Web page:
“Even in an era when capitalists went out of their way to destroy capitalism, the Irish bankers set some kind of record for destruction.”
Michael Lewis, one of my fave financial writers extant, has been traveling and tracing the roots of the global credit crisis. He went to Greece last year and determined in a Vanity Fair story that no one in Greece actually pays taxes.
His latest must-read missive is about how the Irish banks, many of them older than Ireland itself, came to bankrupt their own country’s citizens. Shockingly, no one there seems to care.
One of the most interesting questions asked and answered in the story is that of how Ireland even got themselves into such a boom/bust cycle to begin with. Prior to the millennium, the nation was always an embarrassment economically-speaking …
Ireland’s regress is especially unsettling because of the questions it raises about Ireland’s former progress: even now no one is quite sure why the Irish suddenly did so well for themselves in the first place. Between 1845 and 1852, during the Great Potato Famine, the country experienced the greatest loss of population in world history—in a nation of eight million, a million and a half people left. Another million starved to death or died from the effects of hunger. Inside of a decade the nation went from being among the most densely populated in Europe to the least. The founding of the Irish state, in 1922, might have offered some economic hope—they could now have their own central bank, their own economic policies—but right up until the end of the 1980s the Irish failed to do what economists expected them to: catch up with their neighbors’ standard of living. As recently as the 1980s one million Irish people—a third of the population—lived below the poverty line.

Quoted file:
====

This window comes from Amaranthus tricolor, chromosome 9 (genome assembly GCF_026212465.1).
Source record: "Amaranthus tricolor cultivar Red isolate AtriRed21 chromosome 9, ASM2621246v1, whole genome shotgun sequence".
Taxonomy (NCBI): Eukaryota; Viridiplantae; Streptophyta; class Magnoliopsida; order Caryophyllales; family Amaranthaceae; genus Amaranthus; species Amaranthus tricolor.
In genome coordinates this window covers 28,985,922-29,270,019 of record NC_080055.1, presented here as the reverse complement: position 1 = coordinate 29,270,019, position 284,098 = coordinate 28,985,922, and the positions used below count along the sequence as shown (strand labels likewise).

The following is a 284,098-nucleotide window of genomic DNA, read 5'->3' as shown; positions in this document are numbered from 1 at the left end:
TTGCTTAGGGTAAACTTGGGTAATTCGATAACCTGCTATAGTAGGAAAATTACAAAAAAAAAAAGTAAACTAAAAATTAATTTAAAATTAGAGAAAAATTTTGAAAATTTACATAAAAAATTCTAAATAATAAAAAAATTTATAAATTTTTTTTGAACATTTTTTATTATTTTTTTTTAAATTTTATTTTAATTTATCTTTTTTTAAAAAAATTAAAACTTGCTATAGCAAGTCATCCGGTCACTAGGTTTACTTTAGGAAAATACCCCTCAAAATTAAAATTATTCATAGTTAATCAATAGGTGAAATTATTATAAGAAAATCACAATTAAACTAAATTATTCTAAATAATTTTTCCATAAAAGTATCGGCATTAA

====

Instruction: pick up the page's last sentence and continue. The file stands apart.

What has occurred in Ireland since then is without precedent in economic history. By the start of the new millennium, the Irish poverty rate was under 6 percent and by 2006 Ireland was one of the richest countries in the world. How did that happen? A bright young Irishman who got himself hired by Bear Stearns in the late 1990s and went off to New York or London for five years returned feeling poor. For the better part of a decade there has been quicker money to be made in Irish real estate than in investment banking. How did that happen?
Michael Lewis nails this story. Your weekend reading should begin here.